Robert Cialdini suggests that young researchers should write papers that test against a competing conceptual hypothesis. Peter McGraw suggests something very similar in that the intro should first explain what has not been shown or a puzzle that needs be answered.

Peter McGraw argues that this brief overview of the puzzle is the best way to begin. Anyone following this strategy will be in good company—for instance these researchers and this paper you might have heard of used Peter McGraw’s “explain the puzzle” intro strategy.

Kahneman, D., & Tversky, A. (1979). Prospect theory: An analysis of decision under risk. Econometrica, 47, 263-291.

Expected utility theory has dominated the analysis of decision making under risk. It has been generally accepted as a normative model of rational choice [24], and widely applied as a descriptive model of economic behavior, e.g. [15, 4]. Thus, it is assumed that all reasonable people would wish to obey the axioms of the theory [47, 36], and that most people actually do, most of the time. The present paper describes several classes of choice problems in which preferences systematically violate the axioms of expected utility theory. In the light of these observations we argue that utility theory, as it is commonly interpreted and applied, is not an adequate descriptive model and we propose an alternative account of choice under risk.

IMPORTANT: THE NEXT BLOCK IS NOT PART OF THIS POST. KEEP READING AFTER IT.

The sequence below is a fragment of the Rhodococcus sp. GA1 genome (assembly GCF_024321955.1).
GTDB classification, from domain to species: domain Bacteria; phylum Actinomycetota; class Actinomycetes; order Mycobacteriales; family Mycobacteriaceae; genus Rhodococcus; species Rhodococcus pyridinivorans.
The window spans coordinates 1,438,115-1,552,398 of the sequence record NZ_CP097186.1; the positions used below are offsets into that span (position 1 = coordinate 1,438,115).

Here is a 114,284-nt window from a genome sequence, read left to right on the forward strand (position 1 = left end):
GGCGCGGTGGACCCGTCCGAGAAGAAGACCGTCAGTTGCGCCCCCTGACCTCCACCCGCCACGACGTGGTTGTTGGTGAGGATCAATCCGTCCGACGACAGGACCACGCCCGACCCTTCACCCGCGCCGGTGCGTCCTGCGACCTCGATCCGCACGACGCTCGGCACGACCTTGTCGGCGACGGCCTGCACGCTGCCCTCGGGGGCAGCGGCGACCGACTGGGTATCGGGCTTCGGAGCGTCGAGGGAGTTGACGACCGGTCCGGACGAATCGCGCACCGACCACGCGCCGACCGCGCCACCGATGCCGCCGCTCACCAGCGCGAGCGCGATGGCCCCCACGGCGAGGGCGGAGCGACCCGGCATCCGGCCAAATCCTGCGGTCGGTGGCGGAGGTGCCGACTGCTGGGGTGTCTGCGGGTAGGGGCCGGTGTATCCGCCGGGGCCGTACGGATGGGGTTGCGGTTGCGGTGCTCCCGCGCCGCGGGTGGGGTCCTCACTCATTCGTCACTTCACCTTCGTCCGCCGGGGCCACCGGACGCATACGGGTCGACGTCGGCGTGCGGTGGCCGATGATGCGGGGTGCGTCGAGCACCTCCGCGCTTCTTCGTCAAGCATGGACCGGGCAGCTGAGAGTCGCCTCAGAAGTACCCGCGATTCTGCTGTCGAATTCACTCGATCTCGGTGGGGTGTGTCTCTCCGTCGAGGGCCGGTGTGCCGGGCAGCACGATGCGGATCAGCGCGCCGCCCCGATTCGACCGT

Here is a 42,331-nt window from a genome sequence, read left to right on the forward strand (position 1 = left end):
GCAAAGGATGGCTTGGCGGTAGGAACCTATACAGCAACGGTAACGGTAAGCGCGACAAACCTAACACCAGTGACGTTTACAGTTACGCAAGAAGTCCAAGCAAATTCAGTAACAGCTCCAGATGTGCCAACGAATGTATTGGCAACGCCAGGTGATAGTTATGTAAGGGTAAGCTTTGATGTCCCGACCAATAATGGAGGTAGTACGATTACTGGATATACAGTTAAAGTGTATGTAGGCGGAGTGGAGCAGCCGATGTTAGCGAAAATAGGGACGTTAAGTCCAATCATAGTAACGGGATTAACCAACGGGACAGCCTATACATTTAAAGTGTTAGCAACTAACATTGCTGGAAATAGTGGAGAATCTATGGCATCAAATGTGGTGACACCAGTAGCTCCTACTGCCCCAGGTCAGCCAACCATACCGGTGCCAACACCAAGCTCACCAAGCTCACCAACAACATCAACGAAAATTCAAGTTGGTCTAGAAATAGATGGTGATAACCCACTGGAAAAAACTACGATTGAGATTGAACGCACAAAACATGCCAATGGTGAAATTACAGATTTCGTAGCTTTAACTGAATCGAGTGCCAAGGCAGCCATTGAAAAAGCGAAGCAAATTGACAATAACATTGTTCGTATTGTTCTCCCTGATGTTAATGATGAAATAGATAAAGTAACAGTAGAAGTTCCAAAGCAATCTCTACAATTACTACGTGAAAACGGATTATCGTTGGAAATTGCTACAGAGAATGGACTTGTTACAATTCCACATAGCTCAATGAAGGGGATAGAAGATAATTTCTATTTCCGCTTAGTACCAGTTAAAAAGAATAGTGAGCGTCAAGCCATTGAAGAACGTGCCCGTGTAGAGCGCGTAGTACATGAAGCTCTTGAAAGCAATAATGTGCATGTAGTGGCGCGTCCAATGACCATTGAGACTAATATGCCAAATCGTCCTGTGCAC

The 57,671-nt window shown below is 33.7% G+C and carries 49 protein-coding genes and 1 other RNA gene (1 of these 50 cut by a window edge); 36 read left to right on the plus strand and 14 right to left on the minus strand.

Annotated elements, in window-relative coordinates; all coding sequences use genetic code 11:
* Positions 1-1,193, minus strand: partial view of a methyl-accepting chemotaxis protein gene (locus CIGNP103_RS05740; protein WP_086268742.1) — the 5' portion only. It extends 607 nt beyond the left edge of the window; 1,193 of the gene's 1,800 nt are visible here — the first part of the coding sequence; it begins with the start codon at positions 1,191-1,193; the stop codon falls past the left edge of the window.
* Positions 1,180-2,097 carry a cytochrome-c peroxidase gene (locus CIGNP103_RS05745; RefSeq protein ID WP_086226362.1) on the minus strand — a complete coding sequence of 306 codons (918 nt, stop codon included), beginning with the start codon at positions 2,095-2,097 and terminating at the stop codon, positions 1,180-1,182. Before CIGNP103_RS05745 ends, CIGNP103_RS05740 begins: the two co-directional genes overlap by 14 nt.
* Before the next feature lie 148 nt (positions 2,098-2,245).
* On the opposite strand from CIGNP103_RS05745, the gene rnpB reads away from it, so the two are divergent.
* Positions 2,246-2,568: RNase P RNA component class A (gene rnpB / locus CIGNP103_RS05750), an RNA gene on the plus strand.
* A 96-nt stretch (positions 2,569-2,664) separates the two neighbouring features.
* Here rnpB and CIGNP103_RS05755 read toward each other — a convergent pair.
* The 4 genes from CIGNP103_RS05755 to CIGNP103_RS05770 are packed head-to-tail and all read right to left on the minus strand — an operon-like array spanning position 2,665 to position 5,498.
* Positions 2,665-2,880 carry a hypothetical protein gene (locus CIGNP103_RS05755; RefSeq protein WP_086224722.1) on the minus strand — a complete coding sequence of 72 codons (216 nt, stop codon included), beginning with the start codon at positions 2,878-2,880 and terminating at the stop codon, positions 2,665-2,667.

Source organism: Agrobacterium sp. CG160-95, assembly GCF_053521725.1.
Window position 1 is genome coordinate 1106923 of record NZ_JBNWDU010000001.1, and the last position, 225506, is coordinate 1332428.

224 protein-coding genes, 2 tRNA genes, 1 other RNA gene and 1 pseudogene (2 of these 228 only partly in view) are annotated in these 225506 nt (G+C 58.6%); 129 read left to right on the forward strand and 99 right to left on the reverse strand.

For more on Peter McGraw’s puzzle method visit his blog post here.

#1 End With Substance

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Dan Ariely advises students to make the conclusion offer something substantial.

Many people use the general discussion section to hand wave counter explanations, awkwardly propose real world implications, or mention limitations that are obvious but provide no insight on how to deal with those limitations. The sentence, “We only ran these experiments on college students, so our findings remain limited” wastes a reader’s time. If included, the sentence should be followed by hypotheses about how and why other populations might differ.

Man of Steel offered a completely unsubstantial conclusion. It comprised 30 minutes of senseless punches without any real progression in the plot or in the main characters. Compare that to the The Avengers in which the ending features the characters finally working together, the revelation of Hulk’s angry secret, Tony Stark finally behaving selflessly, and a great look at the future directions of Marvel’s “phase two” with the revelation of the supervillain Thanos and the hypothesis that the Avengers will reunite.

Papers can adopt The Avengers’ strategy and talk about a few (not more than three) future directions in depth, comment on how the findings illuminates or synthesizes theory, or try to build toward future theoretical advances rather than simply saying “if it were applied in this different setting it would probably also work.”


Man of Steel had some great lines and some flashy “effects” (pun intended) but that is not enough to tell a great story. Academic writers can learn from this. And if someone passes these professors’ advice on to the crew of Man of Steel 2, maybe they can learn from it too.